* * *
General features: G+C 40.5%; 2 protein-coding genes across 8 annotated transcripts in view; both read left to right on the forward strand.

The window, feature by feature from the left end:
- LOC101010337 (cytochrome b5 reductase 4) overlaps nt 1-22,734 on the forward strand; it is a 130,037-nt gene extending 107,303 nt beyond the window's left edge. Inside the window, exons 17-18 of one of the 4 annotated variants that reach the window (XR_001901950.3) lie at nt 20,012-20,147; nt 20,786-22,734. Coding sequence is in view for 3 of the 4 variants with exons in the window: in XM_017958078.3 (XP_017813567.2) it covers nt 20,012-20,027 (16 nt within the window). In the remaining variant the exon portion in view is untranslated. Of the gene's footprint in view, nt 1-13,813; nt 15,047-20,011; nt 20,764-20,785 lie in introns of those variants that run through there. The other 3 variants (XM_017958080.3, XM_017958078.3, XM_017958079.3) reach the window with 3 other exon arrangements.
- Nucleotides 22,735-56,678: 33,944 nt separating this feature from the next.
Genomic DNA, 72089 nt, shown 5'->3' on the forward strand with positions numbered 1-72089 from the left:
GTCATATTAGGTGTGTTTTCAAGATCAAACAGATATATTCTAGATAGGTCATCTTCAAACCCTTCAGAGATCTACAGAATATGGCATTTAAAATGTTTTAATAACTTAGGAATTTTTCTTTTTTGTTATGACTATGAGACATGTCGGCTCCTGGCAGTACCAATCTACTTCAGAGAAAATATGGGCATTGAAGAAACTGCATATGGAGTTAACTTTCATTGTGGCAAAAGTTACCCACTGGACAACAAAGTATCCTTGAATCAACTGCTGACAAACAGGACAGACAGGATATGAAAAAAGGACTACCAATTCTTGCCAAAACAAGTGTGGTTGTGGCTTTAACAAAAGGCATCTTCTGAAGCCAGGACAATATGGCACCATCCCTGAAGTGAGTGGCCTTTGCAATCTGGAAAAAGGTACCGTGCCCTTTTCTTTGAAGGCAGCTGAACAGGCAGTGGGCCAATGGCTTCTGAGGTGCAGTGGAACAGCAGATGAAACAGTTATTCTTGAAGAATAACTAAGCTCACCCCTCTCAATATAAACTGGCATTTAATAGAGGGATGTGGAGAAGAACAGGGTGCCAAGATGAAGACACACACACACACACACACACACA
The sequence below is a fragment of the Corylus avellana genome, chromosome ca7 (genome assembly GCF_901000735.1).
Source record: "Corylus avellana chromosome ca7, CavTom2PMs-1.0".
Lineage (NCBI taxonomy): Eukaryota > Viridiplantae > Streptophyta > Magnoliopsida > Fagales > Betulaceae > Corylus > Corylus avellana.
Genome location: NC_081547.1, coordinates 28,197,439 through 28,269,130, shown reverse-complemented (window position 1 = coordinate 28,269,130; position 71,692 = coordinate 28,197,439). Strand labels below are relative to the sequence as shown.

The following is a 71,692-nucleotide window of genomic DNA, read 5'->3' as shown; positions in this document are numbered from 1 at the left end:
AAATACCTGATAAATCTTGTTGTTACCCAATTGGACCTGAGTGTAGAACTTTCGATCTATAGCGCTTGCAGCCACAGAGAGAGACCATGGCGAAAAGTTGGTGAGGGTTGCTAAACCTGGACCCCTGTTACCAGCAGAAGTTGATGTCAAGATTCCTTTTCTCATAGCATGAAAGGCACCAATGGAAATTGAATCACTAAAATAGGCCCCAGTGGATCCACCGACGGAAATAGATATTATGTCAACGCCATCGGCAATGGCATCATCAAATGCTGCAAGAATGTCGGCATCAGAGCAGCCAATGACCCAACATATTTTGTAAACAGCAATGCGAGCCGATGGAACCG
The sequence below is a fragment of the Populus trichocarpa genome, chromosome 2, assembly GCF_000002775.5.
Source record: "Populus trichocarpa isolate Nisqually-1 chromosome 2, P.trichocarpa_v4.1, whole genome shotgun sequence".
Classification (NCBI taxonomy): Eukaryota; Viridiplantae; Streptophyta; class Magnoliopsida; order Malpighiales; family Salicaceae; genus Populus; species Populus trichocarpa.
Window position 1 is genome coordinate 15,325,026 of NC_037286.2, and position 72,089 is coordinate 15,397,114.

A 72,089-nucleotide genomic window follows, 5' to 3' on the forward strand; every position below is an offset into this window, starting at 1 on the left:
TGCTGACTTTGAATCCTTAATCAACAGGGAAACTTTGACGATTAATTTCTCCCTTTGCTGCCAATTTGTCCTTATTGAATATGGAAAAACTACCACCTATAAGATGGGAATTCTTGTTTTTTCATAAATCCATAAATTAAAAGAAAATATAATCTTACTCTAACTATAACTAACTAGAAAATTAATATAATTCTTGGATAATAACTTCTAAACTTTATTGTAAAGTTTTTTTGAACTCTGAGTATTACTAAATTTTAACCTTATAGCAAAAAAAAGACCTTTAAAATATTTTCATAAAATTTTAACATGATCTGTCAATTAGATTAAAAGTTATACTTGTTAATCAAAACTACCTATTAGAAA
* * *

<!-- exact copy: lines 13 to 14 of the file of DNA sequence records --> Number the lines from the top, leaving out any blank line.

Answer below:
The sequence below is a fragment of the Populus trichocarpa genome, chromosome 2, assembly GCF_000002775.5.
Source record: "Populus trichocarpa isolate Nisqually-1 chromosome 2, P.trichocarpa_v4.1, whole genome shotgun sequence".